- K. Chesterton observed concerning courage, “Courage is almost a contradiction in terms. It means a strong desire to live taking the form of a readiness to die.” I heartily agree. He also wrote, “The paradox of courage is that a man must be a little careless of his life in order to keep it.” He indirectly wrote concerning the motivation for courage when he wrote, “The true soldier fights not because he hates what is in front of him, but because he loves what is behind him.”
Consider Chesterton with a bit more context:
“Take the case of courage. No quality has ever so much addled the brains and tangled the definitions of merely rational sages. Courage is almost a contradiction in terms. It means a strong desire to live taking the form of a readiness to die. ‘He that will lose his life, the same shall save it,’ is not a piece of mysticism for saints and heroes. It is a piece of everyday advice for sailors or mountaineers. It might be printed in an Alpine guide or a drill book. This paradox is the whole principle of courage; even of quite earthly or brutal courage. A man cut off by the sea may save his life if we will risk it on the precipice.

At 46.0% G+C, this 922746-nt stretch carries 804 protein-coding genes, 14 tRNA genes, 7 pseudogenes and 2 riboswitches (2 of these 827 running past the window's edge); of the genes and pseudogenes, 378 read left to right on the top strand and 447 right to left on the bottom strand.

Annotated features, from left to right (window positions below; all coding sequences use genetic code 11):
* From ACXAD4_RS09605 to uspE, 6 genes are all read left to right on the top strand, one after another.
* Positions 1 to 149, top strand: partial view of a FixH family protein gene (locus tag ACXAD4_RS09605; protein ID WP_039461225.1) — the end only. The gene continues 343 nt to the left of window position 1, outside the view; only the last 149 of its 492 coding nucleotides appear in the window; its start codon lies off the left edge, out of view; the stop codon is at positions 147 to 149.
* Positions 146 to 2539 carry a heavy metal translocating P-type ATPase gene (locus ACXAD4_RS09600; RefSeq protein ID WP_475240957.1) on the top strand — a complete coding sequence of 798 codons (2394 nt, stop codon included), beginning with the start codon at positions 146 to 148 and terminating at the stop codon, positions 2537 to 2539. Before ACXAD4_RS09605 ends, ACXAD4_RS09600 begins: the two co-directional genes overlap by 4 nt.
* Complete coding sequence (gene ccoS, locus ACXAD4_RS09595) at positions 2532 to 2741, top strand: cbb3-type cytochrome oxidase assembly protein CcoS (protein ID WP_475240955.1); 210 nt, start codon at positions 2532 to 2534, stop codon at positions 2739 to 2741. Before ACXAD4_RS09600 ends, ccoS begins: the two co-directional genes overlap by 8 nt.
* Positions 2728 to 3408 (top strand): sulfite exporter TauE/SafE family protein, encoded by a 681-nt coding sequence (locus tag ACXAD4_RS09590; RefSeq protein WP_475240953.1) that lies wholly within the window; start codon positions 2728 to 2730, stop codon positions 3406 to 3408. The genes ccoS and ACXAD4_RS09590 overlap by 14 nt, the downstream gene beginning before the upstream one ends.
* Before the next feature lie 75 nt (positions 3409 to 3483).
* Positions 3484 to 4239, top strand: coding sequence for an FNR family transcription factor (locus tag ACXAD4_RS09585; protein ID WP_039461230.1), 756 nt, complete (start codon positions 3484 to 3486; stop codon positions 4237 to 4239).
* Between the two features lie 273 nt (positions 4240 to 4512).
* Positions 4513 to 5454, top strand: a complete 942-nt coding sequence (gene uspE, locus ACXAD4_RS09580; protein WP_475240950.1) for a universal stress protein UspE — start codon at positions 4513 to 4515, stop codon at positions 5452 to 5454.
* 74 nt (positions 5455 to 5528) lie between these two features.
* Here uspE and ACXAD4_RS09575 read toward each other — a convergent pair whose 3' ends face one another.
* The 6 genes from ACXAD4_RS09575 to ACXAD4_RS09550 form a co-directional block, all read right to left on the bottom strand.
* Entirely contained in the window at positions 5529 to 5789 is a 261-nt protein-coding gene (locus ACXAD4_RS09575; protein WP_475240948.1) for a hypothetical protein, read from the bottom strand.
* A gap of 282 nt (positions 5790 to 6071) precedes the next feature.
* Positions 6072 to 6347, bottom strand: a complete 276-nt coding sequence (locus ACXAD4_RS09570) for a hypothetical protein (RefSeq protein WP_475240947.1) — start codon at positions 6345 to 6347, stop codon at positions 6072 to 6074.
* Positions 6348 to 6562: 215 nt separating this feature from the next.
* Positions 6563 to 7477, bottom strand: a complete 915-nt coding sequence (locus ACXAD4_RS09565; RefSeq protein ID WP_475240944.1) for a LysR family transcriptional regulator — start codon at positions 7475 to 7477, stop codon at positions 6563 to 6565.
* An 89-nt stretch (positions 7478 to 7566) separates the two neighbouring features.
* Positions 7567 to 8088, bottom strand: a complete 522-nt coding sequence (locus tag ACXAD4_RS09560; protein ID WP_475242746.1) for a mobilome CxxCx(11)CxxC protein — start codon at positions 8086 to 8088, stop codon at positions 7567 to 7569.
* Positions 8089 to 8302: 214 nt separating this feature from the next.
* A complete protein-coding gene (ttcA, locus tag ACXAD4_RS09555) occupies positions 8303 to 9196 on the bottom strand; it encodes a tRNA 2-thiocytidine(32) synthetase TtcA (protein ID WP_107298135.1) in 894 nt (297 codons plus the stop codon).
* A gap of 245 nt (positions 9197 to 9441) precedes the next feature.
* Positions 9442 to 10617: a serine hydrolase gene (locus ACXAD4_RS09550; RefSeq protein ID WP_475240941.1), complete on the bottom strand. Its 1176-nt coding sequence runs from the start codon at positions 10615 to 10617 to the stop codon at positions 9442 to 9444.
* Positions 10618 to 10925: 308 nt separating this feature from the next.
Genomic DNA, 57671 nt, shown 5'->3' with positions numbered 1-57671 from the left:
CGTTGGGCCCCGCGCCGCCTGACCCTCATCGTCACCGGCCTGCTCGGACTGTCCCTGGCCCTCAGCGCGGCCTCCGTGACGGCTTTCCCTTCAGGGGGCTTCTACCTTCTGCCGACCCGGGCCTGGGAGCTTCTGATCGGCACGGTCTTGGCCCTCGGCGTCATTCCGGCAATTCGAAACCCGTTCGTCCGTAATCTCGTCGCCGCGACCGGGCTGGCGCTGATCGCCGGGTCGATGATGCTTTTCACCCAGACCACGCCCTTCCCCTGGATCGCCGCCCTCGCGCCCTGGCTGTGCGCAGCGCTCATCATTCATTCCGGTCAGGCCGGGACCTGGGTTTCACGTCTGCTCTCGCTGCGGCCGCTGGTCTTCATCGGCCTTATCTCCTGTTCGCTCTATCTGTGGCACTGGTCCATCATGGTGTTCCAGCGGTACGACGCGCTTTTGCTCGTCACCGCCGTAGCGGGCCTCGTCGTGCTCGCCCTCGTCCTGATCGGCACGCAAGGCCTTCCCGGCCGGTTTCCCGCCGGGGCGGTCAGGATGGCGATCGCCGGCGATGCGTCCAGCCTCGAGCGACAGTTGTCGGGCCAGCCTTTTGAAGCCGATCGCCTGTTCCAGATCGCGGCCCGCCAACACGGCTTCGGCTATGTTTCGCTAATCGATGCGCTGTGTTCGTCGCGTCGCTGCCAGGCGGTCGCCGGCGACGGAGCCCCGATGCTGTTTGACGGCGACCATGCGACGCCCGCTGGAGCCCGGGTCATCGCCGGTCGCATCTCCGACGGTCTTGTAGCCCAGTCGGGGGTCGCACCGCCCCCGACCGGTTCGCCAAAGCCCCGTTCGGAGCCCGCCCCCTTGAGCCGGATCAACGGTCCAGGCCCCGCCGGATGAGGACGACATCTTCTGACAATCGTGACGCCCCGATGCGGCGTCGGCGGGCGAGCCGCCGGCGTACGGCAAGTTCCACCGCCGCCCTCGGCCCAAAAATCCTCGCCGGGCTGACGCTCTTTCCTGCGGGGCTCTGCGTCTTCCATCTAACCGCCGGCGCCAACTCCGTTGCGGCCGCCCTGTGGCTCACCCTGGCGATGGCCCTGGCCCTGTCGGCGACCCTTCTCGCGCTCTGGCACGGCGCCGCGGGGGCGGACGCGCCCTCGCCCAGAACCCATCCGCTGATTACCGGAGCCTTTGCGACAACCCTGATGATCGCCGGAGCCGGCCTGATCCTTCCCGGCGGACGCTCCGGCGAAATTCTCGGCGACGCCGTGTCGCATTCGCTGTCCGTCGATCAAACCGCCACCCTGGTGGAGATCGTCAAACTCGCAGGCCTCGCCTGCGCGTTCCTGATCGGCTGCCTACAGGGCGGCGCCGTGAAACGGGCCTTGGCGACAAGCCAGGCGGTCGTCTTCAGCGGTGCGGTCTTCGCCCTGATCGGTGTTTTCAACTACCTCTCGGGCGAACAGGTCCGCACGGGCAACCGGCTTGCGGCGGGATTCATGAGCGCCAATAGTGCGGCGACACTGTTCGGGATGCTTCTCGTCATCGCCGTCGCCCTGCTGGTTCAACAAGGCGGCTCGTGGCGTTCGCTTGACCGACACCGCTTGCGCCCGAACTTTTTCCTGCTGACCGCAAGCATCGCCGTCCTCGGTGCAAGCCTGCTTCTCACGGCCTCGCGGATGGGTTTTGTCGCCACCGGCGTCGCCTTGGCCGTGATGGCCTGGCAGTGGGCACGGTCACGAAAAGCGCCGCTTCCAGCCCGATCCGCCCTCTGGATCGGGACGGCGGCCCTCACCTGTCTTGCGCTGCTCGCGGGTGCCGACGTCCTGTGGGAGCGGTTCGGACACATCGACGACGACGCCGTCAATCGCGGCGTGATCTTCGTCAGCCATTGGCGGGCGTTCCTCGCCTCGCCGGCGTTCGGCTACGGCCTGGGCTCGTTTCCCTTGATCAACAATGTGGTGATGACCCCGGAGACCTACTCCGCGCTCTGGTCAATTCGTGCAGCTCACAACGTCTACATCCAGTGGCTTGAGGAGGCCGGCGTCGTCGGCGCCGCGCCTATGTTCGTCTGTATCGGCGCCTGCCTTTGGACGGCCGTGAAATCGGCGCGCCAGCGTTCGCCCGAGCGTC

He can only get away from death by continually stepping within an inch of it. A soldier surrounded by enemies, if he is to cut his way out, needs to combine a strong desire for living with a strange carelessness about dying. He must not merely cling to life, for then he will be a coward, and will not escape. He must not merely wait for death, for then he will be a suicide, and will not escape. He must seek his life in a spirit of furious indifference to it; he must desire life like water and yet drink death like wine. No philosopher, I fancy, has ever expressed this romantic riddle with adequate lucidity, and I certainly have not done so. But Christianity has done more: it has marked the limits of it in the awful graves of the suicide and the hero, showing the distance between him who dies for the sake of living and him who dies for the sake of dying.”